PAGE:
Choosing the Right Trail Runners: Part 2

HOKA ONE ONE Speedgoat 3 Trail Running Shoes

When we last left off, we discussed some of the finer points in choosing trail running shoes based on their characteristics and fit, but that's just the tip of the iceberg. If you're planning on hitting the trails often, you're also going to be worried about other features too. So, in our conclusion, here's the rest of the info you need to find the perfect trail runners.


You may not think of weight as being especially crucial in an outdoor shoe, but all that changes when you pick up your speed. A lighter shoe is easier on your ankles and makes it a bit easier to pick up your foot each time. A lighter shoe is likely to be more breathable, which keeps your foot nice and cool. But you’ll also find that lighter weight shoes sometimes have less support and can wear out a bit faster, so it depends on your conditions – don’t always assume lighter is better for you. If you plan to use it mostly for hiking and light jogging, weight matters less. If you’re strictly focused on running, a lighter weight shoe is critical, especially when it gets wet. Water is going to add weight to your shoe, so if you run through streams, look for a shoe made with lightweight and quick-drying materials like the Adidas Response Trail Running Shoe.

Salomon Quick Lace System


  • Running shoes are pretty tech-savvy pieces of gear, but one you’ll notice right away is how the shoe tightens. Each has its own benefits and mostly comes down to personal preference.
  • Laces: are the most common and generally the most affordable, but have a few downsides: they loosen throughout your run and can create pressure points on your foot if it’s not a perfect fit.
  • BOA/cranking systems: If you’re ever pulled on a snowboard boot, you probably know about crank systems. They use small metal wires instead of laces that stretch across the top of your foot. They’re tightened using a dial. An advantage is that they stay tight while you run, but it’s not as easy to replace as a pair of laces if it breaks.
  • Quick-lace systems: Several brands (most notably Salomon) use a quick-lace system on their shoes. Rather than laces that need to be tied, these shoes have a locking mechanism, similar to bungee straps. Once tightened, the pully and excess straps usually tuck away so they can’t get caught while running.


When it comes to cushioning or padding, this is another case where more isn’t always better. Your primary activity and ability level should dictate the level of support you want below your foot. You’re asking an awful lot of your body when you’re running, especially running on uneven and unstable surfaces, so having a comfortable amount of cushioning for your body is key to avoiding foot, ankle, knee, and hip injuries.

  • Light cushioning: Do you run or hike mostly on dirt and packed soil paths? If you’re rarely running over rocks and roots, or mostly running on flat, soft terrain, you can probably get a shoe with slightly less padding. They’re often less expensive than more “heavy-duty: runners.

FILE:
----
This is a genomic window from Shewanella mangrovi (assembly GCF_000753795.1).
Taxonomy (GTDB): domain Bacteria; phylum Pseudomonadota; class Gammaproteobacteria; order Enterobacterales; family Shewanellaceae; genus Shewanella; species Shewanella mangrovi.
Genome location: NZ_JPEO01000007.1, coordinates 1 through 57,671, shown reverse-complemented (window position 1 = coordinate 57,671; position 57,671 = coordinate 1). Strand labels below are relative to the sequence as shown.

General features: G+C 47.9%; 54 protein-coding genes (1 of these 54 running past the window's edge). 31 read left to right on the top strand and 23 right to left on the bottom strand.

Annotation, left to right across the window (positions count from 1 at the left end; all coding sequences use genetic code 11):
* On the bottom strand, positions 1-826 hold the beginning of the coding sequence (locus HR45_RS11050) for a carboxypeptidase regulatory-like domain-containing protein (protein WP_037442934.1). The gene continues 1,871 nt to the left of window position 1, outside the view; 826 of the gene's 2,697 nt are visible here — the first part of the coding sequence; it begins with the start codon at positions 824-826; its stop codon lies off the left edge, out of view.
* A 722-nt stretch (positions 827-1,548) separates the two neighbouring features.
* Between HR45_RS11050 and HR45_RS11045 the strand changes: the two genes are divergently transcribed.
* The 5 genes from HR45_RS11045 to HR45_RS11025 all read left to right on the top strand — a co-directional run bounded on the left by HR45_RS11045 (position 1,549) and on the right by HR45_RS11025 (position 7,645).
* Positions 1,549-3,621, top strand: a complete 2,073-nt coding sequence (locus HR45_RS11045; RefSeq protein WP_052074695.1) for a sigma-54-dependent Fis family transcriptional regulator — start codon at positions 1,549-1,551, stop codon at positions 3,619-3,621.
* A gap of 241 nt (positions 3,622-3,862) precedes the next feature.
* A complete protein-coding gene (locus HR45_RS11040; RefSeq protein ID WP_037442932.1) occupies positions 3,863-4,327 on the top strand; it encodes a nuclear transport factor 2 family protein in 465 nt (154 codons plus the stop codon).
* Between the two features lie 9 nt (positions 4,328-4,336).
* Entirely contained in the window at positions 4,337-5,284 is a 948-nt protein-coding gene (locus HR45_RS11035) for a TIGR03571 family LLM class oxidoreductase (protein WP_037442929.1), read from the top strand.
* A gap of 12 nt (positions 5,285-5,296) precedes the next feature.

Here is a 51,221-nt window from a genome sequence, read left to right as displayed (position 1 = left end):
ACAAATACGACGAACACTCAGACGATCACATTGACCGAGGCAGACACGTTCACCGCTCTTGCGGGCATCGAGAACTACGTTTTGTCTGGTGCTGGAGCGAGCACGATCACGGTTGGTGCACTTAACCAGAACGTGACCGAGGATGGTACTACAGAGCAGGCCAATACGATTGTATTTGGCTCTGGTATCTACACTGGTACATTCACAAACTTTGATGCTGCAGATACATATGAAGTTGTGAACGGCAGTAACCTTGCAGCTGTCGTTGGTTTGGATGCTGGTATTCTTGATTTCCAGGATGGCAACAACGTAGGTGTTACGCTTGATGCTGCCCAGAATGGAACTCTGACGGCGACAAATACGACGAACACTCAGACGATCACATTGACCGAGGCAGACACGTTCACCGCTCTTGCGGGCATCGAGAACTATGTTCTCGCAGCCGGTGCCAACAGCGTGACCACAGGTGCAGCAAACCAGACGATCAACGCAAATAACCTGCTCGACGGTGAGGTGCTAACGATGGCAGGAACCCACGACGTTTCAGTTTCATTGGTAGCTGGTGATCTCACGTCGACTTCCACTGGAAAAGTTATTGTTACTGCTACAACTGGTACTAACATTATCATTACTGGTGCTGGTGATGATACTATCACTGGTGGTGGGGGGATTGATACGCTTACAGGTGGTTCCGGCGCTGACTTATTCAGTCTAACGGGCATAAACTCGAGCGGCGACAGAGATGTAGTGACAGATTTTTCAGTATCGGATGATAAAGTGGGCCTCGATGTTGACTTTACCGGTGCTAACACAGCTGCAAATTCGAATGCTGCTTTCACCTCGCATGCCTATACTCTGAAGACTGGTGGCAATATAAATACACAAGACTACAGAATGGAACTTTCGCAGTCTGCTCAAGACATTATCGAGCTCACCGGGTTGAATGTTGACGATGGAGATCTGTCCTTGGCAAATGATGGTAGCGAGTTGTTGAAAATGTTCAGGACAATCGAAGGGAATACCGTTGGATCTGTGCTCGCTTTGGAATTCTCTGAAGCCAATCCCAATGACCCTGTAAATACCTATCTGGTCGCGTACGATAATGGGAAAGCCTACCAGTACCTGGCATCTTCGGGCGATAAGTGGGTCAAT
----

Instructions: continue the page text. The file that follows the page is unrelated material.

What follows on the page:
• Heavy cushioning: If you run primarily off-trail, across rocks and roots, or frequently on variable and inclined terrain, you’ll likely want a shoe with more padding. Not only does it cushion your foot more on what can often be somewhat unstable landings, but they insulate your foot from feeling every stone. With lighter padding, you’re going to feel more of what you’re running on. Heavier padding can provide a bit more protection for your feet.

Salewa Trail Running Shoes

Notes on Cushioning

  • If you have high arches, it may be less important how much cushioning there is and more important as to where it is - always make sure your arch is properly supported to avoid injury and strain.
  • Planning on using your trail runners as a hiking shoe? If you’re often going to be carrying a heavy pack, as with overnight backpacking, opt for a little more cushion in your trailrunners.
  • Many trail runners are designed to offer various arrangements of the footbed, like the Salewa Speed Ascent Trail Running Shoe, or accommodate third-party orthopedic liners. If you have foot problems or a history of foot strain, you may want to buy a pair of trail runners with that option.

Salomon Trail Running Friends

The Bottom Line:

A lot of choosing a trail runner comes down to personal preference, but the fit is non-negotiable. You may also find that there’s isn’t one pair of shoes to do it all; you may need one pair for light jogs through the park and another for serious runs through the mountains. Be sure to read the reviews and do your research once you’ve narrowed down your options to a few pairs. And while it’s, of course, important to buy a pair you can afford, remember not to scrimp on features that matter to you – don’t save money by buying a non-waterproof pair if you run through streams all day.

Happy running! 

If you missed Part 1, be sure to start your trail running shoe search there!